Factory Man (excerpt and press)

John Bassett III is from the Bassett Furniture Co. family, a dynasty begun in 1902.

[From Chapter One. . . ]

Once in a storytelling career, if one is very lucky, a character like John Bassett III comes along. JBIII is brash. He is inspirational. He’s a sawdust-covered good-old boy from rural Virginia, a larger-than-life rule-breaker who for more than a decade has stood almost single-handedly against the outflow of furniture jobs from America.

“He’s an asshole!” more than one of his competitors barked, when they heard I was writing a book about globalization with him as my main character. Over the course of researching this book, over the course of hearing his many lectures and listening to him evade my questions by telling me the same stories over and over, there were times when I agreed. …

I first wrote a feature on him for The Roanoke Times as part of a series on the impact of globalization in southside and southwest Virginia. More than 19,000 textile and furniture factory workers lost their jobs in Henry County and Martinsville, but two hours away in Galax, John Bassett fought back to keep his 700 factory workers employed.

It’s the patriotic story of a family legacy, a relentless work ethic that includes 1 a.m. phone calls to factory managers and remarkable grit. As my agent likes to call it, this book is “Moneyball” — with furniture. It’s the book you can give to your mom, and she’ll understand, finally, why it is that the once-thriving little factory town she grew up in  looks the way it does now. Click here to view a video produced by my hugely talented colleague Ryan Loew.

As JBIII likes to say: “Americans used to have confidence. We’d take on anybody — the moon, Hitler, the Panama Canal. We’d kick their asses and give ‘em nine cents change.”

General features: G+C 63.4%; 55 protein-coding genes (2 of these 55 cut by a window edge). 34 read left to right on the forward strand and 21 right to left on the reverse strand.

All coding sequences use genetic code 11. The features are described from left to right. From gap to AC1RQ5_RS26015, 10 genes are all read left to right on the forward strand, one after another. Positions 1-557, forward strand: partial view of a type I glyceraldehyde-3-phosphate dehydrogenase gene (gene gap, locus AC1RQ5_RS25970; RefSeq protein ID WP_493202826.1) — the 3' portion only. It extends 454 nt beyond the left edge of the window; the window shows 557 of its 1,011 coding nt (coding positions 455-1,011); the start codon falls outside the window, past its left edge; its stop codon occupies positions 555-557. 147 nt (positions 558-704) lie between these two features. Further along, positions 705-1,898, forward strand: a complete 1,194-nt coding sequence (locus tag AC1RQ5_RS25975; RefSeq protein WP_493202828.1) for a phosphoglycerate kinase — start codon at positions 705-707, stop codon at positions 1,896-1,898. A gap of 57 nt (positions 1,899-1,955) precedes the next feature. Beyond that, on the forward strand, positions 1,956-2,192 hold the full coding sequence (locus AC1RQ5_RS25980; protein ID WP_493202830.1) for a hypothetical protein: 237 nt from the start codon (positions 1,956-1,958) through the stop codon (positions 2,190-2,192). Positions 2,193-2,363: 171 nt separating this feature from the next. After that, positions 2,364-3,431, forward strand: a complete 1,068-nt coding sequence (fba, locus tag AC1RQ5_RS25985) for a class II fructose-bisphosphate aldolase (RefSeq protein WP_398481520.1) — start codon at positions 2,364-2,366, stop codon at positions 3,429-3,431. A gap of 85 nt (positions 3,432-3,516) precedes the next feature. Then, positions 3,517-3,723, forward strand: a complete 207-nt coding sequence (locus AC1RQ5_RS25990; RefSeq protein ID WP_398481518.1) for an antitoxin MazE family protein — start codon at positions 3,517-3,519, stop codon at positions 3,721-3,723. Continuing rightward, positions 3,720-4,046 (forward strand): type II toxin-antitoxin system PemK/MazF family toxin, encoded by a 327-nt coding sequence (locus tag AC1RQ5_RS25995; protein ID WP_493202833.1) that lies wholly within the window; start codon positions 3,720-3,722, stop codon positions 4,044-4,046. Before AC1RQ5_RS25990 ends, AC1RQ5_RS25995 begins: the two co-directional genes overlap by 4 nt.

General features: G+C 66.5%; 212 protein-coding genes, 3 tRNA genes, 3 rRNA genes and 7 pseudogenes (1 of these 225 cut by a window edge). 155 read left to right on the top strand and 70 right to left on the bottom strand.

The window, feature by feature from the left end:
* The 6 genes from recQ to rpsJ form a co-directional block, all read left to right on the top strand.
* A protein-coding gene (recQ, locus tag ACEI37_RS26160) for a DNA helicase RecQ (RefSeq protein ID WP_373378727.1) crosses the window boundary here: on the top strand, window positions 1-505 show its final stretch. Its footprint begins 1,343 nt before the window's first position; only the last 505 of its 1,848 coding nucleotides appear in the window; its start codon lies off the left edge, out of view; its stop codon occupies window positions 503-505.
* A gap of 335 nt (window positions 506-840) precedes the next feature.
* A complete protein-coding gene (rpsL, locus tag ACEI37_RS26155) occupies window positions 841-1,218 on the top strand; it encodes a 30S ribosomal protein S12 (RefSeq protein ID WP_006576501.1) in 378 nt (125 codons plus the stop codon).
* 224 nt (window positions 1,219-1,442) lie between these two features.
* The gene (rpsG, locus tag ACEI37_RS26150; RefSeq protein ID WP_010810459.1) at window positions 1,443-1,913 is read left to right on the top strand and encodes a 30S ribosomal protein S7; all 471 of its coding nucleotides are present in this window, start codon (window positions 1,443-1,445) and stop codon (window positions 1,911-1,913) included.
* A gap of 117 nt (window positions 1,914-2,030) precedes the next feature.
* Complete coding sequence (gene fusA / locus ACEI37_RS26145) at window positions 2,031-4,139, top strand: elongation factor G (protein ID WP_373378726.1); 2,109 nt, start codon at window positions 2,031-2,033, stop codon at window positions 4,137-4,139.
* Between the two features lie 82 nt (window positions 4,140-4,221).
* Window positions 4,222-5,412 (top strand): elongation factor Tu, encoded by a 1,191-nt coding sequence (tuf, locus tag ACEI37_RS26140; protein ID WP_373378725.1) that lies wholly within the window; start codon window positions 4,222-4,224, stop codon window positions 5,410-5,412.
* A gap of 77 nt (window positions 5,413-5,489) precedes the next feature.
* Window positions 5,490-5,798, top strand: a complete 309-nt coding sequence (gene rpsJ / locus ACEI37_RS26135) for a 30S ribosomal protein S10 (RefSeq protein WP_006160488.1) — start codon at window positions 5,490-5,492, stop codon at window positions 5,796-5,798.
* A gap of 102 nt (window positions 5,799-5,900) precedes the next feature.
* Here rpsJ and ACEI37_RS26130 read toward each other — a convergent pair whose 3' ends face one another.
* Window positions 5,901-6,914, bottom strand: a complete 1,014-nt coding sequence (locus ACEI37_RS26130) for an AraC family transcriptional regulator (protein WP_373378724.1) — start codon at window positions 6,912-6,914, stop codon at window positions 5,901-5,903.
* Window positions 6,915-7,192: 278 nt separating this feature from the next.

John Bassett III gathered the media, politicians and his factory workers together in January to announce that he was  expanding his factory into the vacant plant next door. Photo by Jared Soares

The same week President Obama spoke of “re-sourcing” jobs to America, JBIII announced he was expanding his Vaughan-Bassett Furniture into the vacant plant next door and hiring 115 more workers. Beaming over sawdust-covered glasses, he told me, “When you never went cheap with the woman down the street, you don’t have to come drag-assin’ back.”

So I’ve written a book called “Factory Man: How One Furniture Maker Battled Offshoring, Stayed Local — and Helped Save an American Town,” and, Lord willing and the Smith River don’t rise, Little, Brown & Co. will publish it on July 15, 2014. Columbia and Harvard journalism programs awarded it the J. Anthony Lukas Book-in-Progress prize last year, and the early reviews so far (fingers and toes crossed) are starting to come in. For the latest in FACTORY MAN news, please “like” my Facebook author page.

REVIEWS

• Starred review in Publishers Weekly, March 17, 2014: “Macy’s riveting narrative is rich in local color. … Macy interviews the Bassett family, laid-off and retired workers, executives in Asia, and many others, providing vivid reporting and lucid explanations of the trade laws and agreements that caused a way of life to disappear.”

Rick Bragg, Pulitzer-winning author: “In a world of blue-collar victims, where logging chains seal forever the doors of mills and factories from the Rust Belt to the Deep South, Beth Macy’s award-winning look at one furniture maker’s refusal to give in is a breath of hope-and a damn fine story to read. The book tracks John Bassett’s fight to keep American jobs on this side of borders and oceans, and keeps one American town from becoming a place of empty storefronts and FOR SALE signs.”

Jonathan Alter, author and producer of “Alpha House”: “Beth Macy has done a masterful job in personalizing the biggest American economic story of our time–how to save American jobs in the 21st Century. John Bassett III is a cinematic figure and quintessential American, battling for his company, his town and his country.”